LS Cable & System has signed a contract with Korea Electric Power Corporation (KEPCO) to supply KRW 108.6 billion of HVDC (high voltage direct current) cables.
This project is for the stable supply of power to industrial complexes in the metropolitan area by connecting the 35km distance from the power plant in Seohaean Chungnam to Pyeongtaek, Gyeonggi-do.
With a single HVDC line, 3GW of power can be transmitted, which is equal to the power generated from three nuclear power plants. This is the world’s largest power transmission capacity and is 4.5 times more than current HVAC (high voltage alternating current) cable.
During the past century that electricity has been used, most of power networks across the globe have been based on alternating current. However, the key benefit of direct current having less transmission loss has been standing out recently. This explains why HVDC cables are increasingly being applied, especially for long distance transmission networks.
This is the fourth project in the domestic HVDC market since European cables were first installed between Haenam and Jeju in 1997. That was before cables were developed in Korea. Since then, LS C&S has obtained the following second, third and fourth projects.
President & CEO Roe-hyun Myung of LS C&S said, “Korea is leading the global next-generation power business with HVDC and hyper-conductive cables, fueled by KEPCO’s energy efficiency business. Based on our technological independence achieved in Korea, we will actively expand our overseas markets.”
All across the globe, only LS C&S and five companies in Europe and Japan possess HVDC cable technology. The company explained that the cables are in the early stage of commercialization, so not many companies possess both the technology and construction capabilities.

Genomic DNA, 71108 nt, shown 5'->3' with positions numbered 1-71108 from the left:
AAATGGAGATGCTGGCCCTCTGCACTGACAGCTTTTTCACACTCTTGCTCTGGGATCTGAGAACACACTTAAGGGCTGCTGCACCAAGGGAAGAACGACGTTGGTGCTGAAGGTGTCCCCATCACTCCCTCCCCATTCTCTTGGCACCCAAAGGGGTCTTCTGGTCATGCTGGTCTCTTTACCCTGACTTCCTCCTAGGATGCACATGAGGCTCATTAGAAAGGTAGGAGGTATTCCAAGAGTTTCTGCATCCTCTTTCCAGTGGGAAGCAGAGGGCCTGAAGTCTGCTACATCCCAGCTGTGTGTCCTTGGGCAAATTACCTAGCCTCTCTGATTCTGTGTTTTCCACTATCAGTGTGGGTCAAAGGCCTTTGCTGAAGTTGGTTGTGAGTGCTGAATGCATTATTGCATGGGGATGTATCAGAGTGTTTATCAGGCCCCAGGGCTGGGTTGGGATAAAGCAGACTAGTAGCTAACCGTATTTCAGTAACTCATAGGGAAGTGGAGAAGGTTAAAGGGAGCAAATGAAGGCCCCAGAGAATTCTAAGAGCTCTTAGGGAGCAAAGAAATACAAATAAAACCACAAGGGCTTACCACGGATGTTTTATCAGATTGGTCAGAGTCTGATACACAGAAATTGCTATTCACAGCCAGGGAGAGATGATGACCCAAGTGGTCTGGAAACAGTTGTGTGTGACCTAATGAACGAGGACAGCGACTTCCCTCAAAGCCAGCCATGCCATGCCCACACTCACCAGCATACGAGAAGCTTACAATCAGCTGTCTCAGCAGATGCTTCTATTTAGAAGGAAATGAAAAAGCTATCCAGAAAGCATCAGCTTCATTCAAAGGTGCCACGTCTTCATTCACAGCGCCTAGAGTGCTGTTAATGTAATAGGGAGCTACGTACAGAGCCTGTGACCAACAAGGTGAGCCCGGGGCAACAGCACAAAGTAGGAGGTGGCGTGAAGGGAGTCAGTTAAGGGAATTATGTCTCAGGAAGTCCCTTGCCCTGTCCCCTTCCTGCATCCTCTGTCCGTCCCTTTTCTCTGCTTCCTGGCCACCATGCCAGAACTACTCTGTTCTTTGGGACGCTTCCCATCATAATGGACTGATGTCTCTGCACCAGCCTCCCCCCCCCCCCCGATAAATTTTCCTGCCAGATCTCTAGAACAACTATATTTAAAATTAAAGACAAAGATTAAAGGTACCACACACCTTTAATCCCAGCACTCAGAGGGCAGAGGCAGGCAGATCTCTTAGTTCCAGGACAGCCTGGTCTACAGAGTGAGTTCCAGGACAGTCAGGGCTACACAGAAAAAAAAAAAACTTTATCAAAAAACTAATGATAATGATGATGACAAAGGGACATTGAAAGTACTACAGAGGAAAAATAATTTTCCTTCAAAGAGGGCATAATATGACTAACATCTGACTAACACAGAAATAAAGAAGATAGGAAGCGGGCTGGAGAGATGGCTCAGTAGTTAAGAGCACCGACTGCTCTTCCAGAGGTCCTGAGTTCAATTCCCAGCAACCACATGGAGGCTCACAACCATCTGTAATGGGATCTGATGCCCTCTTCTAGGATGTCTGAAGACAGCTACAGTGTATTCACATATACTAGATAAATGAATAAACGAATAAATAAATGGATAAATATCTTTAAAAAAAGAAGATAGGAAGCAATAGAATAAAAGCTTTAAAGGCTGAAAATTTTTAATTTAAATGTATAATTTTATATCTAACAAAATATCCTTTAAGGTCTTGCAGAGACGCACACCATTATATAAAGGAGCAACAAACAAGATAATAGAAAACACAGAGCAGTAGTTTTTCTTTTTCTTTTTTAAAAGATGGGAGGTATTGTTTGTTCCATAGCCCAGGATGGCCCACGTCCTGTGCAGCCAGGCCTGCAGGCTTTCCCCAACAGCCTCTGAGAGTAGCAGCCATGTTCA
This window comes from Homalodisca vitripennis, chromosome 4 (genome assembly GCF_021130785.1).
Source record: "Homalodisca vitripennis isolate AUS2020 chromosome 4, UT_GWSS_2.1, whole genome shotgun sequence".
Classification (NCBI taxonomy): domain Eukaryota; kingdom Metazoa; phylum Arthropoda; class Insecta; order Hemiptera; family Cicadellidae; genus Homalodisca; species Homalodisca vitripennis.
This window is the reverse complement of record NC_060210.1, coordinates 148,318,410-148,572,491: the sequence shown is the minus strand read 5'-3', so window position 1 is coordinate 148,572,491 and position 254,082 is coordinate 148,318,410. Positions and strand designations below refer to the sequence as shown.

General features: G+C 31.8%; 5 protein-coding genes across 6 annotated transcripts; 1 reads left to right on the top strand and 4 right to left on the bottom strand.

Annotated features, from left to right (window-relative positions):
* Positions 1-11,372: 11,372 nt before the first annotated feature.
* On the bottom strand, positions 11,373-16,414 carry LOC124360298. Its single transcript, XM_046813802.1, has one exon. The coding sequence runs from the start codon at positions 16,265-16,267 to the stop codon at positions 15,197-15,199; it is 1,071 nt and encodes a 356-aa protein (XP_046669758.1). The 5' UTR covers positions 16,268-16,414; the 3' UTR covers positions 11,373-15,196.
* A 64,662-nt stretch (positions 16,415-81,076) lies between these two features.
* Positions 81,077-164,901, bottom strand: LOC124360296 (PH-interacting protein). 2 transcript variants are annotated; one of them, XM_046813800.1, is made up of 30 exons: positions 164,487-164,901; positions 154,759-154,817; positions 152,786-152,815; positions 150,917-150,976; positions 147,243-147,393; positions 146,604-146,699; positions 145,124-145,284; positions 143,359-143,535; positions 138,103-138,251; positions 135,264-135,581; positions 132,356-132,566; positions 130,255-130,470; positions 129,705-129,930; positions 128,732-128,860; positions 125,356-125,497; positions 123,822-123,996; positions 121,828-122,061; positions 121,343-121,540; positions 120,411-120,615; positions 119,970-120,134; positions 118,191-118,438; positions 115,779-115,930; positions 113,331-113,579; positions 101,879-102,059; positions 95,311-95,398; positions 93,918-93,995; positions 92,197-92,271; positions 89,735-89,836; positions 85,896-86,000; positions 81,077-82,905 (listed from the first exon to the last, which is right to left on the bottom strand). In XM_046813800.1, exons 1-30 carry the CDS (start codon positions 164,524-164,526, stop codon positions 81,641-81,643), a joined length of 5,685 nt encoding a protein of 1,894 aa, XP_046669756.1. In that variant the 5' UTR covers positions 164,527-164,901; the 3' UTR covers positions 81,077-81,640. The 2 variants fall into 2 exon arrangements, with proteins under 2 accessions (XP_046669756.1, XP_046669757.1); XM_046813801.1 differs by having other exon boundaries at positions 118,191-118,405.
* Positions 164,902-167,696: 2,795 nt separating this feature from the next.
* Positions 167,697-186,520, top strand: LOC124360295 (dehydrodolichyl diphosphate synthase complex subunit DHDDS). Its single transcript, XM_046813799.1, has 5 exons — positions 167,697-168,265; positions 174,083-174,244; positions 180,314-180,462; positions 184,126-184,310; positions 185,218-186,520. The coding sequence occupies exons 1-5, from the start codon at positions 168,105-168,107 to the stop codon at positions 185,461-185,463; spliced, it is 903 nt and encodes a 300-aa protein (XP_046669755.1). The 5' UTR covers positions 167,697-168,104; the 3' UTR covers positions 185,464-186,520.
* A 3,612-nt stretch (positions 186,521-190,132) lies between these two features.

LS C&S succeeded in technological development in 2012, closing the thirty-year gap with advanced companies. Now it’s leading the industry by receiving the world’s first certification in 2018 and entering a cable supply contract for a project to supply cables boasting the world’s largest transmission capacity.
HVDC also minimizes negative environmental impacts as it produces no electromagnetic waves meaning that the size and number of substations and transmission towers can be reduced. Also, the increase of various direct current energy sources, such as the connection of power networks among countries and continents, marine wind power, photovoltaic and fuel batteries, is also leading the growth of the HVDC market.
In particular, the power network of the entire European continent is being connected, while long-distance transmission is being made in large countries such as China, India, and Brazil, and the connection of new renewable energy complexes such as the marine wind power generation complex in Europe, and the photovoltaic generation complex in Sahara, Africa is being actively pursued.
Image source: LS C&S
Read more Power cable news here